By Yochanan Gordon
Rebbe Shimon Bar Yochai was a mystical personality, and Lag B’omer is a mystical day. But what many often overlook is that the mystical and the fundamental are inextricably tied to each other. If we truly understood the mystical elements that are part of reality, we’d see how they run seamlessly into the most simple realm of reality. This idea is known as na’utz sofan b’techilasan, which says that the most mystical layers of reality known as sod is connected to the realm of pshat. If we perceive Lag B’omer as a day of mysticism, it behooves us to uncover the practical and fundamental lesson within it.
One well-known story about Rebbe Shimon is about when he and his son Elazar left the cave they had been hiding in for 12 years. They looked around and everywhere they rested their gaze immediately turned to rubble. A heavenly voice rang out: “Who allowed you to destroy G-d’s world. Return to your cave.” So Rebbe Shimon and his son Elazar returned to the cave for another 12 months. The second time they emerged with a much more positive outlook. Instead of at things as being detached from G-d, they instead were able to see the unified and wholesome core within every Jew and every creation.
Holiness is perhaps one of the most misunderstood virtues. If you’d ask most people for the definition of holiness, they would probably answer asceticism. In fact, Rashi famously interprets the words kedoshim tihiyu as instructing us to abstain from immoral relationships. The word Rashi uses to convey that is to be parush, to separate or distance oneself from prohibited relationships. In Jewish theology, that is only the beginning of a life of holiness. True holiness is achieved when we are able to live holy lives within society and allow our holiness to rub off on society without its impurity impacting us.
One of the final declarations that Rebbe Shimon made was when he said: “I am capable of absolving the entire world from being judged negatively.” It’s this declaration that we should focus on, on our quest to achieving true holiness in this world.
As many people do, I woke up early ag BaOmer morning to get a haircut. That last time I had it cut was two weeks before Pesach for a wedding, so the subsequent growth had accumulated more than the average person. Later today we are celebrating the wedding ceremony of another of my wife’s brothers, so while it is Chabad custom to wait on haircuts until Erev Shavuos, I believe there is precedent for my getting a haircut in preparation for this special event.
Shaving one’s beard is always looked down upon in Chabad society. The mysticism of a beard is important in Chassidic life, and I understand and respect that. At davening this morning, after my haircut, the rabbi noticed that I had shaved my beard and laughingly cited a biblical verse about the brothers inability to recognize Yosef. Yosef was sold into slavery without facial hair, and his brothers did not recognize him when they met him 22 years later as the viceroy in Egypt because he had grown a beard.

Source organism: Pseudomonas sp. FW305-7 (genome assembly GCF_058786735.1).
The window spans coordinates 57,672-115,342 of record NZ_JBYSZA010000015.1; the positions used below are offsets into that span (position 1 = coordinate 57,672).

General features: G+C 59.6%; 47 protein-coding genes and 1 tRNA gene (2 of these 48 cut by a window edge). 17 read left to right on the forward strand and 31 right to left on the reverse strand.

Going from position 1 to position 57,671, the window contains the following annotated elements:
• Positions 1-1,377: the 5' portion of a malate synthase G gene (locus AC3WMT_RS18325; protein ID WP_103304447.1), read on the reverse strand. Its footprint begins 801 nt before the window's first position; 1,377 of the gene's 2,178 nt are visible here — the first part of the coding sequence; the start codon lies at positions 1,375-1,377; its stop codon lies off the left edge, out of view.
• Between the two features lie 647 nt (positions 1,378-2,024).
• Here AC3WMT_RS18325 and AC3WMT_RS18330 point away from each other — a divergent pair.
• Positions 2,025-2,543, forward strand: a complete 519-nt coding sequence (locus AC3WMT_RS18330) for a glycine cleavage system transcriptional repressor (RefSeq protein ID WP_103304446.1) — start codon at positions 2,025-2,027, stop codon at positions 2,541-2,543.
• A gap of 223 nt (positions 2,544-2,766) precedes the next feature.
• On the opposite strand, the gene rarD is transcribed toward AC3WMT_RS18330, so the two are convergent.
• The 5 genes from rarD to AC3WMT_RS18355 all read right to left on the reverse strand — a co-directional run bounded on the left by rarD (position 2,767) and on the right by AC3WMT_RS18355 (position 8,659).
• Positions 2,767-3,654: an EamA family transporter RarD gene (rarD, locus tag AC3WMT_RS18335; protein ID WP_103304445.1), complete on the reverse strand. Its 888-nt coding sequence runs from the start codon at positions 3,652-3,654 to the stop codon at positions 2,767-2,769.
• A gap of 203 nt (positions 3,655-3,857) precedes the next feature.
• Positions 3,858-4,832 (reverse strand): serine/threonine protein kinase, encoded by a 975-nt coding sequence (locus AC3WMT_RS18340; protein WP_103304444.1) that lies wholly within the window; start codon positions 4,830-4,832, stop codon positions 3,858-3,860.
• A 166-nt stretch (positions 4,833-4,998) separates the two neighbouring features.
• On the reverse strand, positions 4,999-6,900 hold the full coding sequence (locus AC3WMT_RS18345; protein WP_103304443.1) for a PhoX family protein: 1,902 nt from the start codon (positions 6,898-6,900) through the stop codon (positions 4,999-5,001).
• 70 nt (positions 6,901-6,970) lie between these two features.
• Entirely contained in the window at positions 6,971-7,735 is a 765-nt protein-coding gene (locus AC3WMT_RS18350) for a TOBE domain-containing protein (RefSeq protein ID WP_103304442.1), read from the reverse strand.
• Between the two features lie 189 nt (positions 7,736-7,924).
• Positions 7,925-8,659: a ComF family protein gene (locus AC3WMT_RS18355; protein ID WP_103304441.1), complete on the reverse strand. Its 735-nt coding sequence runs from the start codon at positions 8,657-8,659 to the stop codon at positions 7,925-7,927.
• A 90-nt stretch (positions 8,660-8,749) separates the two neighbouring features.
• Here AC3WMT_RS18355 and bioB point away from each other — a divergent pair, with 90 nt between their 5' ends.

On a simple level, the brothers’ inability to recognize Yosef was due to the full beard, but on a deeper level, the brothers never truly recognized who Yosef was and were thus forced to sell him and alienate him from the family.
After the rabbi quoted the verse “V’heim lo hikiruhu,” it immediately occurred to me that those words convey the message of Lag B’omer and the true sanctity of Rebbe Shimon. The word V’heim means “and they.” In Jewish thought, there is a distinction between the singular and plural. We strive to realize the unity in creation. Any discord is indicative of an inborn dissonance that causes the one who perceives it to see it.
Conversely, if we reverse the letters of the word heim, we would yield mah, a significant word in Chassidic philosophy which characterizes the epitome of humility. The only way to truly come to perceive the unity within creation is to attain true humility. The inability of the shevatim to recognize their own brother was due to a sense of inherent dissonance that obstructed their ability to see the divine spark in their brother’s soul. We see this same pattern the first time Rashbi and his son Elazar emerged from the cave. They went back for 12 months and emerged completely different people.
While Lag B’omer is here, let us internalize this message and strive to realize the unity of G-d within the world and within its people and we should merit the protection that Rebbe Shimon promised us if we just follow in his ways. A Happy Lag B’omer!